Russia's interior minister said restricting civil rights is justifiable if security considerations demand it, according to a television interview that was broadcast Thursday night and prompted criticism from human rights advocates.
Interior Minister Vladimir Kolokoltsev told NTV television that police and security agencies must “tighten the screws” in case of unspecified major threats.
“There is a time for tightening, and there is a time for loosening,” Kolokoltsev said. “But in any case, when there is a need for tightening, we are obliged to do it. Because for the sake of the common good, it's fine to give up something, by encroaching upon the rights and duties of citizens, but of a much smaller number than could be hurt by some kind or other of dangerous situations.”
The prominent human rights advocate and founder of Moscow Helsinki Group, Lyudmila Alexeyeva, said the government has been chipping away at Russians' rights for years, and warned that Kolokoltsev's subordinates may interpret his interview as a go-ahead for disregarding citizens' rights, the Interfax news agency reported.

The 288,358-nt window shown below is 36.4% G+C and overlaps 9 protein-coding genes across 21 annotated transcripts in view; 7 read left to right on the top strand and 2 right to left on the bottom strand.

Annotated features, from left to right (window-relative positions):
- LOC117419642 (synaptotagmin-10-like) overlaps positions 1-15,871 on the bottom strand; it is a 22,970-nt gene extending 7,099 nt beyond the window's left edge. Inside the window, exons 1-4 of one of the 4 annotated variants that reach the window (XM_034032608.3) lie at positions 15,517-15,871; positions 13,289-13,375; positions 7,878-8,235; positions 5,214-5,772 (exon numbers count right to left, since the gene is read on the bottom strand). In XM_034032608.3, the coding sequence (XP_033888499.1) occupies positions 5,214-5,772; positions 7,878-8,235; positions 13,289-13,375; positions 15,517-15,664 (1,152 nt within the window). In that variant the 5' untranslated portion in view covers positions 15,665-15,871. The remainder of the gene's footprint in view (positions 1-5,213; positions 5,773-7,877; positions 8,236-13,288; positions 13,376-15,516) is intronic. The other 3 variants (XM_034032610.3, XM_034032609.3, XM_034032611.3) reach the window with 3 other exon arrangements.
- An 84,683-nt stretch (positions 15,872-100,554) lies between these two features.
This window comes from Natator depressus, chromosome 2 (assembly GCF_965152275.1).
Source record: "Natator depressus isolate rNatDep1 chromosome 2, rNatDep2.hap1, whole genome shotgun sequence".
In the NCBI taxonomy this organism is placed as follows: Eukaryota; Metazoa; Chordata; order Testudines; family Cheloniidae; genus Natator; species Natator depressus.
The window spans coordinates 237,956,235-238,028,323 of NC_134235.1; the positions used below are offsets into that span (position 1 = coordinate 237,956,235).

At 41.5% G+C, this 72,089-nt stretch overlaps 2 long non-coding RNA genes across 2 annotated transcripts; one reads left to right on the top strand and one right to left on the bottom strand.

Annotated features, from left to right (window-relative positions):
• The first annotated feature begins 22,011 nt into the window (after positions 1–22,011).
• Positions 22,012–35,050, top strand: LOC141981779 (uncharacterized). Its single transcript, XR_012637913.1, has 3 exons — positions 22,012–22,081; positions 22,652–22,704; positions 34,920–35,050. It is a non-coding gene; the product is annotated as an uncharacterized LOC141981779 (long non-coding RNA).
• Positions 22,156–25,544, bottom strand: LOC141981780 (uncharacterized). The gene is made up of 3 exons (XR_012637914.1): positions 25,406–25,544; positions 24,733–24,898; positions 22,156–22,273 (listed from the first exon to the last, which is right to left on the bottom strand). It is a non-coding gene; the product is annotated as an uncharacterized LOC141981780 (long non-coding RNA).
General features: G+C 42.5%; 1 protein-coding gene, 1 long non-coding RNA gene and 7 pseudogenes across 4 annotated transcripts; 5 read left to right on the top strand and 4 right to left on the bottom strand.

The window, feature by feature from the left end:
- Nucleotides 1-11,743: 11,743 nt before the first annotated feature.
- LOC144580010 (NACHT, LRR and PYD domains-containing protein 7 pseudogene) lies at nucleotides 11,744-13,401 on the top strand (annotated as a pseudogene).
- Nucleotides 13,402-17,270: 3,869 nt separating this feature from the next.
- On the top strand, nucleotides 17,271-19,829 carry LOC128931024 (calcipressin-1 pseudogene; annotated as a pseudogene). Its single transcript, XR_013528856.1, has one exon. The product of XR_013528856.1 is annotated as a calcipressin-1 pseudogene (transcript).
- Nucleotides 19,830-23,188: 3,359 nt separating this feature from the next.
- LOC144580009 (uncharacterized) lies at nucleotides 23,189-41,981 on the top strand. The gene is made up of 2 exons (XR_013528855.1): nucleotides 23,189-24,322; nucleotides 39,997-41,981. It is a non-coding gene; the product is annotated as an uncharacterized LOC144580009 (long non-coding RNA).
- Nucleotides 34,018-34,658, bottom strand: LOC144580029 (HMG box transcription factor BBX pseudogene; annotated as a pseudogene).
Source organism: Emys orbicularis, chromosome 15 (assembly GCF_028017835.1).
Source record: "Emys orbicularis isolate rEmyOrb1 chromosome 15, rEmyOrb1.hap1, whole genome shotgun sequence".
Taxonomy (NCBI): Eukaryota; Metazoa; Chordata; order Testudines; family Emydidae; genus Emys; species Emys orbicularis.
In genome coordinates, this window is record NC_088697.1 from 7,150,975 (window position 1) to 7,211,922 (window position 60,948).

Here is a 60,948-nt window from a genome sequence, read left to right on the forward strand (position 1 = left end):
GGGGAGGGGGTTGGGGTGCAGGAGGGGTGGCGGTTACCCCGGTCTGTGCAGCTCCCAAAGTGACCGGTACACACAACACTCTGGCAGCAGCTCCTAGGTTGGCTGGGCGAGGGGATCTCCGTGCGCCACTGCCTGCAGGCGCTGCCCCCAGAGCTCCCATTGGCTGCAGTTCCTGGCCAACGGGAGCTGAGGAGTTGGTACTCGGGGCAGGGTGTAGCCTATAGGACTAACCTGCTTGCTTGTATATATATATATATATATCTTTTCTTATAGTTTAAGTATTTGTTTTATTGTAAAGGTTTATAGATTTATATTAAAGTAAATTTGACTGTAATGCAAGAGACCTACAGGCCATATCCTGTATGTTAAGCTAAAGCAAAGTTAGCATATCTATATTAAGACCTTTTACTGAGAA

“They have been tightening the screws here for a long time, and I haven't noticed the arrival of a period when the screws were being loosened up,” Alexeyeva was quoted as saying.
Since President Vladimir Putin initially came to power in 2000, television broadcasts on all the major networks have turned increasingly pro-Kremlin, observers have been reporting large-scale violations during elections and reputable news portals that criticized the government have been shut down in the country as “extremist.”
Ever since the large-scale anti-Kremlin protests on Moscow's Bolotnaya Square in May 2012 — which were sparked by Putin's decision to run for a third presidential term and which led to lengthy prison convictions for a number of participants — Russia has not seen any major pro-democracy demonstrations.
A survey by the independent Levada Center pollster earlier this year indicated that 61 percent of Russians believe restricting democratic rights and principles is acceptable for the sake of “order.” About 21 percent of respondents said democracy should take precedence, even if it expands the rights of criminals or other “destructive elements.”
This compares to a peak of 81 percent who thought law and order were more important than democracy in April 2000 — less than a year after a series of apartment building bombings killed more than 300 people in Moscow and other cities.
This year's poll was conducted in late March among 1,600 people in 46 Russian regions, and gave a margin of error of no more that 3.4 percentage points.
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